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Rabindranath Tagore's poem Govinda's disciple is a moral fable that deals with the relation between Govinda and his disciple Raghunath. It is a subtle critique of materialism that goes by in the name of spiritual respect.
Raghunath wants to impress his spiritual master by gifting him two extremely precious bangles to display his reverence for his master but Govinda throws one of them into the water of the river beside. Raghunath dives deep into the water, desperately trying to revive the bangle but the flow takes it afar, outside his reach. In the evening, when he finally comes back to Govinda and asks him where did it go, Govinda throws the other one into the water, saying it has gone there to be precise. This is how he teaches a lesson to his disciple and makes him realize that he was only satisfying his ego and not showing real selfless regard for his guru.
Rabindranath Tagore’s poem Govinda’s disciple is a moral fable that deals with the relation between Govinda and his disciple Raghunath. It is a subtle critique of materialism that goes by in the name of spiritual respect.
‘Govinda’s Disciple’ brings into focus the master-disciple relationship and shows us how the master teaches values through living examples of painful experiences. Govinda Singh, one of the founders of Sikh religion, sitting on a rock on the bank of river Jumna teaches his disciple Raghunath the importance of material renunciation to achieve divine life.
The disciple presents a pair of gold bangles to his master. The master is not pleased at his disciple’s gift. He wants to teach his foolish disciple that attachment to this metal is a serious impediment to divine blessing. A disciple who seeks divine life is expected to possess detachment from the material world. The master lets one of the bangles roll down into the river. The panic-stricken disciple jumps into the water to recover the lost bangle. The master spent the time reading scriptures. As the daylight faded, the disciple came up and begged his master to help him spot the direction where the bangle fell to make yet another attempt. To his shock, the master obliged him by throwing the other bangle to the same direction where the first one fell.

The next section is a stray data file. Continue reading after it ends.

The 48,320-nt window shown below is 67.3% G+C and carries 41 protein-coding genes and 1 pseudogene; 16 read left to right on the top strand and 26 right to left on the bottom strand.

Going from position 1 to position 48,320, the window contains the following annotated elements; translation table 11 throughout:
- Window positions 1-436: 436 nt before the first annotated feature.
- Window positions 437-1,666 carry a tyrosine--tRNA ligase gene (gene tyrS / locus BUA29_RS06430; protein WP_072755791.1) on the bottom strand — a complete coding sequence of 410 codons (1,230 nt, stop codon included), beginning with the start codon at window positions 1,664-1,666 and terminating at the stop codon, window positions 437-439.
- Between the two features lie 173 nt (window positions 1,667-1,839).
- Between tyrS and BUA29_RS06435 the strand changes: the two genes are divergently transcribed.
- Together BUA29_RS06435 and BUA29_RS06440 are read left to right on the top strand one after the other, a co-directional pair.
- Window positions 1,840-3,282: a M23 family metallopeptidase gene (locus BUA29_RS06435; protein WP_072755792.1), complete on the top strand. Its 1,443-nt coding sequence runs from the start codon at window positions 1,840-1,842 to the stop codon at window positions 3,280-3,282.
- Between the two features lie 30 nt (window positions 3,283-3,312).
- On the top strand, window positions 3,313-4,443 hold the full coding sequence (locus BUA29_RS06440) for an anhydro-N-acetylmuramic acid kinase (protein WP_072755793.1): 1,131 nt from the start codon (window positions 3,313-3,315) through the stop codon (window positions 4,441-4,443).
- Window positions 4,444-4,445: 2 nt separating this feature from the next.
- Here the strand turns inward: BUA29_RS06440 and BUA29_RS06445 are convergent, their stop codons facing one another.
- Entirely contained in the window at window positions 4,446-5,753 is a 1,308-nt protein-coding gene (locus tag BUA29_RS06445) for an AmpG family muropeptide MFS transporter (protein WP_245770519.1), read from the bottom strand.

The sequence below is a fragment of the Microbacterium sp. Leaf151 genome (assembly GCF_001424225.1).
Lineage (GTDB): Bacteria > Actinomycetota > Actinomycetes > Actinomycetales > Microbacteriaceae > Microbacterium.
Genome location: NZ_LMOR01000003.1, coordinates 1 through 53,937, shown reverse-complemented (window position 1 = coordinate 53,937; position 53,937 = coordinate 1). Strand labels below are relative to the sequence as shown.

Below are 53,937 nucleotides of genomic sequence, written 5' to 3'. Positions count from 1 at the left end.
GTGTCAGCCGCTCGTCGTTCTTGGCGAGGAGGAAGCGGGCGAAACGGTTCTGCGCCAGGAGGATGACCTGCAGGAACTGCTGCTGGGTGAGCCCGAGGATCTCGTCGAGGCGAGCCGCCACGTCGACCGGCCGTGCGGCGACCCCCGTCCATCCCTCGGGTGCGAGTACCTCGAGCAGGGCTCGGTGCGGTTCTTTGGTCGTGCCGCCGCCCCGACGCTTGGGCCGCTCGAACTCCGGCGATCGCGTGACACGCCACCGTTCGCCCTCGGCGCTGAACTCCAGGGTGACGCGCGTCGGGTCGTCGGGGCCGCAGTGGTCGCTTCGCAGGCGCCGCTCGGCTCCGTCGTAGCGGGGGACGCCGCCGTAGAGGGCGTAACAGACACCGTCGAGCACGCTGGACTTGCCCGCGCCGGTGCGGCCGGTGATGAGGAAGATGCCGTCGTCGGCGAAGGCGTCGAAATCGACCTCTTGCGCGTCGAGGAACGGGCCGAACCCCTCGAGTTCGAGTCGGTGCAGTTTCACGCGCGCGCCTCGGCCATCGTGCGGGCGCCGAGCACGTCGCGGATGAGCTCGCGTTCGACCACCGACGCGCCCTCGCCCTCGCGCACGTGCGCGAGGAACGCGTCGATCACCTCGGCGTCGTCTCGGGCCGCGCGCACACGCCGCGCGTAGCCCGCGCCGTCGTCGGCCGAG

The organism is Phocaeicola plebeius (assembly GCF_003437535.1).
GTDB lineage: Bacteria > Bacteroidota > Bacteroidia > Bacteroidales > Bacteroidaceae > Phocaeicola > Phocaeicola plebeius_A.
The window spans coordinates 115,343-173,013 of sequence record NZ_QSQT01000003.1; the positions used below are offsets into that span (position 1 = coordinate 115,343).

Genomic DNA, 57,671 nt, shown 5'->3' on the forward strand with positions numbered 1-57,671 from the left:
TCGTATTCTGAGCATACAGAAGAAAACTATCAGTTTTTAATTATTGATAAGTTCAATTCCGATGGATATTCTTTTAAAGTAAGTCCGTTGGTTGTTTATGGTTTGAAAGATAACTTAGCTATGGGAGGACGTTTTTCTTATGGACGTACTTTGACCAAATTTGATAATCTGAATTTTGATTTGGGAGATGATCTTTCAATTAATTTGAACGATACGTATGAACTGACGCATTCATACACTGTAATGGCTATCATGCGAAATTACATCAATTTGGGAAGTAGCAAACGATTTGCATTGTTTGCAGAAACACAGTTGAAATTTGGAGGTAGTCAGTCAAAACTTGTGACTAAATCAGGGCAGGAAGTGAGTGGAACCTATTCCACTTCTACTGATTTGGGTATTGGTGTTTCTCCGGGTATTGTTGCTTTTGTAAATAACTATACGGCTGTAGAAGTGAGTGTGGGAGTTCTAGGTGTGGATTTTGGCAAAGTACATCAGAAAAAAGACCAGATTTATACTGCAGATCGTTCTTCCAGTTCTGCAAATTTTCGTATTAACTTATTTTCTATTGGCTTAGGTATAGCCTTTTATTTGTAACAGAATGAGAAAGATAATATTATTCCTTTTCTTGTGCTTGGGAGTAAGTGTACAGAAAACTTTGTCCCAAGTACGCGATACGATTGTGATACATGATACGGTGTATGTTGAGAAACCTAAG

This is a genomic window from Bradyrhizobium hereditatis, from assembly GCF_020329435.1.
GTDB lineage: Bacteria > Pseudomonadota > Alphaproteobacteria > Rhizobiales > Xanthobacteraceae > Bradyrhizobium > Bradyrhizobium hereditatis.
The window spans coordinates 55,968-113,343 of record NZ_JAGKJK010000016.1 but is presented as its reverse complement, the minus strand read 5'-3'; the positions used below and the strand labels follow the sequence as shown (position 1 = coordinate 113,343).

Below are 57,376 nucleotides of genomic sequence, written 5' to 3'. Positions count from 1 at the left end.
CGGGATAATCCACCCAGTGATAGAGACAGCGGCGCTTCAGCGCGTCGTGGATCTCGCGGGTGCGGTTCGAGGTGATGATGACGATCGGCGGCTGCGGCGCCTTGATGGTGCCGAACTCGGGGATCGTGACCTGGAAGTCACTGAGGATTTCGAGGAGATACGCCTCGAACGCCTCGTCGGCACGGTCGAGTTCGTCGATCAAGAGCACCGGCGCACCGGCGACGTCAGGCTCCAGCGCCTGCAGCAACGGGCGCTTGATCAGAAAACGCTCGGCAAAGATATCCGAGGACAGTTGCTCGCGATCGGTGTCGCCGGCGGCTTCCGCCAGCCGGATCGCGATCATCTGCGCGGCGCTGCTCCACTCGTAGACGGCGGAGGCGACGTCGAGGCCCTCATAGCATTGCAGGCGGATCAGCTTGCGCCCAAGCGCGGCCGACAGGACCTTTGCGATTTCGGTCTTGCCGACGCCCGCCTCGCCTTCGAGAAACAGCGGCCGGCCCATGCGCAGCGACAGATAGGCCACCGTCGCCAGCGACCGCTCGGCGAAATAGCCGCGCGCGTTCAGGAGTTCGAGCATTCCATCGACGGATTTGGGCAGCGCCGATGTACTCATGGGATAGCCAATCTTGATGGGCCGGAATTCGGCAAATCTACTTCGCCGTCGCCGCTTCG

This is how he teaches a lesson to his disciple and makes him realize that he was only satisfying his ego and not showing real selfless regard for his guru. What is left unsaid is more eloquent and effective. The abrupt end gives the reader a powerful message.
I think that one can examine the imagery used to describe the bangles the first time the guru examines them when given by the student. An example of personification could be seen when the diamonds “darted shafts of light.” The implication here is that the diamonds have come to life, reflecting the severe love the student holds for the bangles, almost to value them more than anything else. When Tagore writes that “it slipped from his hand and rolled down the bank.”, in this figure of speech, the idea of the object holding value is something that brings out how the student viewed the object, explaining why he was destined to lose it.
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